Last week, Politico published the results of an in-depth, months-long investigation into the Food and Drug Administration's (FDA) regulation of our nation's food supply. The findings? The agency "is failing to meet American consumers' expectations on food safety and nutrition."
The Politico investigation, which focuses chiefly on food safety, nutrition, and structural issues within FDA, includes interviews with dozens of current and former senior FDA officials, industry representatives, members of Congress, and trade groups—all of them familiar with the inner workings of the FDA. Those who spoke with Politico for the investigation characterized the agency's regulation of the food supply invariably as "ridiculous," "impossible," "broken," "byzantine" and "a joke." The piece notes even many agency supporters are now "questioning whether the agency is making the best use of its roughly $1 billion food budget," pointing out that even though around two-thirds of that budget goes to pay for food safety inspections, "the number of food safety inspections performed each year has been going down despite increased resources." Such complaints about the FDA—that the agency consistently does less with more—have been at the heart of my own criticisms of the agency over the years.
The Politico piece opens by discussing the FDA's inept and ham-handed response to an extensive outbreak of foodborne illness—caused by tainted spinach—that sickened people in 10 U.S. states last year.
"This wasn't supposed to happen," the investigation continues. "It's been more than 11 years since Congress passed a sweeping food safety law designed to prevent this type of health risk…. Congress has ramped up FDA funding over the past decade, but deadly outbreaks keep happening and it often takes the agency too long to respond."
The aforementioned "food safety law" refers to the Food Safety Modernization Act (FSMA), which was passed by Congress in 2011. The much-ballyhooed law, I explained in a 2012 law review article that takes a critical and historical look at food safety regulations, was intended to give the agency "more power to crack down on food safety scofflaws and decrease the incidence of foodborne illness across the country."
FSMA supporters—who included an unholy alliance of large, rent-seeking food companies and misguided public health activists—claimed the law would be a success. But, as the results of the Politico investigation suggest, FSMA advocates sold Americans a bill of goods. For example, as the investigation notes (and I detailed last year), foodborne illness rates have not decreased since FSMA was adopted.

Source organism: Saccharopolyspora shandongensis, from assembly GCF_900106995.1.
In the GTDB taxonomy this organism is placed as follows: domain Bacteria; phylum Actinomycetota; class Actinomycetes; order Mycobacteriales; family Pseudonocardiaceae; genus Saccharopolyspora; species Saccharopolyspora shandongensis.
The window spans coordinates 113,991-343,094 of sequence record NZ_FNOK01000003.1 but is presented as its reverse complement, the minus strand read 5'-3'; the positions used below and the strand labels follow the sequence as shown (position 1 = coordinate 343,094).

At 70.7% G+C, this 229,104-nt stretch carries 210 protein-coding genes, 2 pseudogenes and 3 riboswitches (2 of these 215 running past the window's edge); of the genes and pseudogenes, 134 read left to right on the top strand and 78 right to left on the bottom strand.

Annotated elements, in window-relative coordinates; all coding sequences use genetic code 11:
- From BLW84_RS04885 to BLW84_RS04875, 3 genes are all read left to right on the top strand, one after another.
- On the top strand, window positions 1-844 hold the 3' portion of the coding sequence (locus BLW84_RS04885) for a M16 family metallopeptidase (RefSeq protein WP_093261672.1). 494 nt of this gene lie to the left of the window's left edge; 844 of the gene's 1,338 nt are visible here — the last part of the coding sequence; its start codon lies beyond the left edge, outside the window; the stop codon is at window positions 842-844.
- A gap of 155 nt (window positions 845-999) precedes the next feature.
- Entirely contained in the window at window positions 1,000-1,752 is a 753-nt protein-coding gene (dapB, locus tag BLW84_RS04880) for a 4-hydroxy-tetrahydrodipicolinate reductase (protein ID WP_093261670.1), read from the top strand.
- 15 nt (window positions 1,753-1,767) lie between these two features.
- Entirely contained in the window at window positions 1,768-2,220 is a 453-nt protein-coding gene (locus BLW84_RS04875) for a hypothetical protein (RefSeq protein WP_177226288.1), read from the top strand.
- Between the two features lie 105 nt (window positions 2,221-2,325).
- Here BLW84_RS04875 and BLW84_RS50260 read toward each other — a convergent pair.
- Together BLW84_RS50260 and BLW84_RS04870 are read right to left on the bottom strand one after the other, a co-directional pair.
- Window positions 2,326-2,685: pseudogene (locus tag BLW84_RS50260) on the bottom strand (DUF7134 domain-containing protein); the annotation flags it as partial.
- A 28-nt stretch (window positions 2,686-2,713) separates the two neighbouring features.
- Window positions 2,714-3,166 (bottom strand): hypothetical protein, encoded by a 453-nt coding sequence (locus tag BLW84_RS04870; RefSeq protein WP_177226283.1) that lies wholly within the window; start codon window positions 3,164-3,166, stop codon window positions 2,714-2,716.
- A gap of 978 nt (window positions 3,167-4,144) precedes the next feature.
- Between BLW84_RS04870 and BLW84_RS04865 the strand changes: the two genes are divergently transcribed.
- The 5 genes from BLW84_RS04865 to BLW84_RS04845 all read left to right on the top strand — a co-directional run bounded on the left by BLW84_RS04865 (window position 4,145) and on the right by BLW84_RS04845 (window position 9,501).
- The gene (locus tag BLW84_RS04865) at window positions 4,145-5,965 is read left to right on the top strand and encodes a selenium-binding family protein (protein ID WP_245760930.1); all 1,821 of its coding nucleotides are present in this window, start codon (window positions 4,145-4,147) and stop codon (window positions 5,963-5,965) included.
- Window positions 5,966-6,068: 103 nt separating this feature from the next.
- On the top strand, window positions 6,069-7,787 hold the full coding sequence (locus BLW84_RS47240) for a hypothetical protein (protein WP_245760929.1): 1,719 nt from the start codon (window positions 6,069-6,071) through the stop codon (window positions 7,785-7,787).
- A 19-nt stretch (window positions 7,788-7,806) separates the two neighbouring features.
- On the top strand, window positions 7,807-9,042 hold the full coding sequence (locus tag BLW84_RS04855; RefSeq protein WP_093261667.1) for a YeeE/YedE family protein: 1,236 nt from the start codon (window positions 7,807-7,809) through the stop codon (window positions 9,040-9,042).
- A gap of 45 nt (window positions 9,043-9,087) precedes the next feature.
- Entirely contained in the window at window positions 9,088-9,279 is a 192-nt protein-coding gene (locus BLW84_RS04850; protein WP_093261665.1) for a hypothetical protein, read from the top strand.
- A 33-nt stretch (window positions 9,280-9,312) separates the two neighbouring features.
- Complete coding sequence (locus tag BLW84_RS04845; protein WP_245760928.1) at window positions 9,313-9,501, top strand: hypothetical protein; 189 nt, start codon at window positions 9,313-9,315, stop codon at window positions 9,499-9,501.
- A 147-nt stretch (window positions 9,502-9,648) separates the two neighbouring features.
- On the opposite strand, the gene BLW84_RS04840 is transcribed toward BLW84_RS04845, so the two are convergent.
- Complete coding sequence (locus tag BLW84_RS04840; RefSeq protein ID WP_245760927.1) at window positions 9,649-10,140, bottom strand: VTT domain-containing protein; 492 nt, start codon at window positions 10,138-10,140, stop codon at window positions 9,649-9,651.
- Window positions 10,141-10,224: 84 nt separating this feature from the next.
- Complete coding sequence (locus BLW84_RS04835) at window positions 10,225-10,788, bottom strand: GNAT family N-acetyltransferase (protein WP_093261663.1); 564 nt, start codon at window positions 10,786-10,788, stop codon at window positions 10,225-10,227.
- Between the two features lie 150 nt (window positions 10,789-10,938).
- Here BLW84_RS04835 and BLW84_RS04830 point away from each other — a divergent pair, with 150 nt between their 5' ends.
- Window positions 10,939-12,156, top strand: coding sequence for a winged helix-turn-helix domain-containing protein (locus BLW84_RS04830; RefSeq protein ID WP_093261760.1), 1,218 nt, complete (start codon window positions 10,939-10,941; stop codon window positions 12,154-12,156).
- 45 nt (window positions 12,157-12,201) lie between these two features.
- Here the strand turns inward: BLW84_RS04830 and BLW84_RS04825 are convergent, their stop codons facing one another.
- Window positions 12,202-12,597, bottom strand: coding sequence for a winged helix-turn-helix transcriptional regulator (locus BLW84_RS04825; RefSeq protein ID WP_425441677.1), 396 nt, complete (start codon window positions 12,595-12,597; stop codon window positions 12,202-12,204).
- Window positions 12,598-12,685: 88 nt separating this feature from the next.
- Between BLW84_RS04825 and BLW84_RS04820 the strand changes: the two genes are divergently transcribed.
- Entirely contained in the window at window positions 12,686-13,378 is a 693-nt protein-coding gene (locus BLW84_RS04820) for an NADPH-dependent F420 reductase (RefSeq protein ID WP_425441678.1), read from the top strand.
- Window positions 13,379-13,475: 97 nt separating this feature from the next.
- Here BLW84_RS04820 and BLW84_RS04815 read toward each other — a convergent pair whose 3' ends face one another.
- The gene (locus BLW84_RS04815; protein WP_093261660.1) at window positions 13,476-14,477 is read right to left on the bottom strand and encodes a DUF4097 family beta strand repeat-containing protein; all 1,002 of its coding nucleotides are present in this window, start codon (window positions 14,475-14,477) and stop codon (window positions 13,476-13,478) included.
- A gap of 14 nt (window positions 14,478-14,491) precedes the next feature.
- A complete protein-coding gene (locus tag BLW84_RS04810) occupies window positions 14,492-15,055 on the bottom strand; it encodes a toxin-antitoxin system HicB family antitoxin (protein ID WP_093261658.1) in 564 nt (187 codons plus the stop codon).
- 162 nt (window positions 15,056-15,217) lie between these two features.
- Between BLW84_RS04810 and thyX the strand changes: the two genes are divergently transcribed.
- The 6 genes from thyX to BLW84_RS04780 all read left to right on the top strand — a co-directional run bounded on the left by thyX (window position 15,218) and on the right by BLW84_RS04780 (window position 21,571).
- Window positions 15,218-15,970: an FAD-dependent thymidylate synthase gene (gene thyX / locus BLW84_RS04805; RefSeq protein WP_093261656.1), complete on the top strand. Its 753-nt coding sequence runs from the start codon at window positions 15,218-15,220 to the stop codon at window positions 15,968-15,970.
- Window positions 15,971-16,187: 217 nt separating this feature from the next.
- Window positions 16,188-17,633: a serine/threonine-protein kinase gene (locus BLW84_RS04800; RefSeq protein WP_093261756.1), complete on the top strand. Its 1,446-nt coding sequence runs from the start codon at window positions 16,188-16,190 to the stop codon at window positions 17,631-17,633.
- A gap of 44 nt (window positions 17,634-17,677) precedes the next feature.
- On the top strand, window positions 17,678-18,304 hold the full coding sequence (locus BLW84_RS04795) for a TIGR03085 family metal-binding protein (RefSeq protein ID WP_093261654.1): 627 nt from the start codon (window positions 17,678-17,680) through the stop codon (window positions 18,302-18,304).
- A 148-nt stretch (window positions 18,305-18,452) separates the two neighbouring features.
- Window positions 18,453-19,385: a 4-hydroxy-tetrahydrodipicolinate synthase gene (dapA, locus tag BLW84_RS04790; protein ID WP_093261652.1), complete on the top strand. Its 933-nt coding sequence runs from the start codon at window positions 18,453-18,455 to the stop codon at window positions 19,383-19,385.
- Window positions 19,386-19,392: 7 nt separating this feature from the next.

Surprised? You shouldn't be. Even if FSMA had been implemented to perfection—an impossibility for any law—it was destined to be an expensive scheme that would fail to improve food safety outcomes. We know that because the FDA's own, best-case data showed FSMA's maximum impact on foodborne illness would be negligible at best.
The new Politico investigation was authored by the paper's veteran senior food and agriculture reporter Helena Bottemiller Evich, whose reporting has focused on the FDA and USDA for more than a decade. Though many of the issues featured in the story have been widely reported, the breadth, depth, and sheer intractability of the problems the investigation reveals are what make it so timely, important, and damning at once.
"It's kind of a strange story because almost nothing in it is new or surprising to those who work in the food space, but this level of government dysfunction is both surprising and shocking to those outside of food world," Bottemiller Evich told me by email this week. "It's unusual to have such broad consensus on something—consumer advocates, the food industry, government officials all broadly agree that FDA's food division is not working. It's a broken situation hiding in plain sight."
Bottemiller Evich's piece has spurred a host of interesting responses. Commentators have characterized the investigation as "horrifying" and a classic example of Public Choice Theory. Some Members of Congress have used the investigation as a reason to call on the FDA to answer for its shortcomings. (Where have these same elected officials been for the past, oh, several decades?)
One of the more interesting responses to the Politico piece came from former senior FDA official Michael Taylor, who in a subsequent op-ed noted the "damning but fair picture" the investigation paints. He called for the FDA to be broken up, with its food safety oversight authority handed to a single food safety agency. That's a plan that many—me included (though with plenty of caveats)—think could yield real results.
We've arrived at a point where most everyone seems to agree the FDA is falling short of fulfilling its mission and duties. But people still disagree about how to fix that fundamental problem. I think the ultimate problem isn't, as the investigation suggests, that the FDA isn't meeting consumer expectations or doing enough. Rather, I think the fault lies with the politicians, bureaucrats, and advocates who've convinced Americans that supporting bigger FDA budgets and stricter food regulations, including FSMA, will make our food supply safer and improve nutritional outcomes. The FDA has demonstrated it can't do big things. Reducing the agency's budget and narrowing its mission could help it to succeed at the small stuff.
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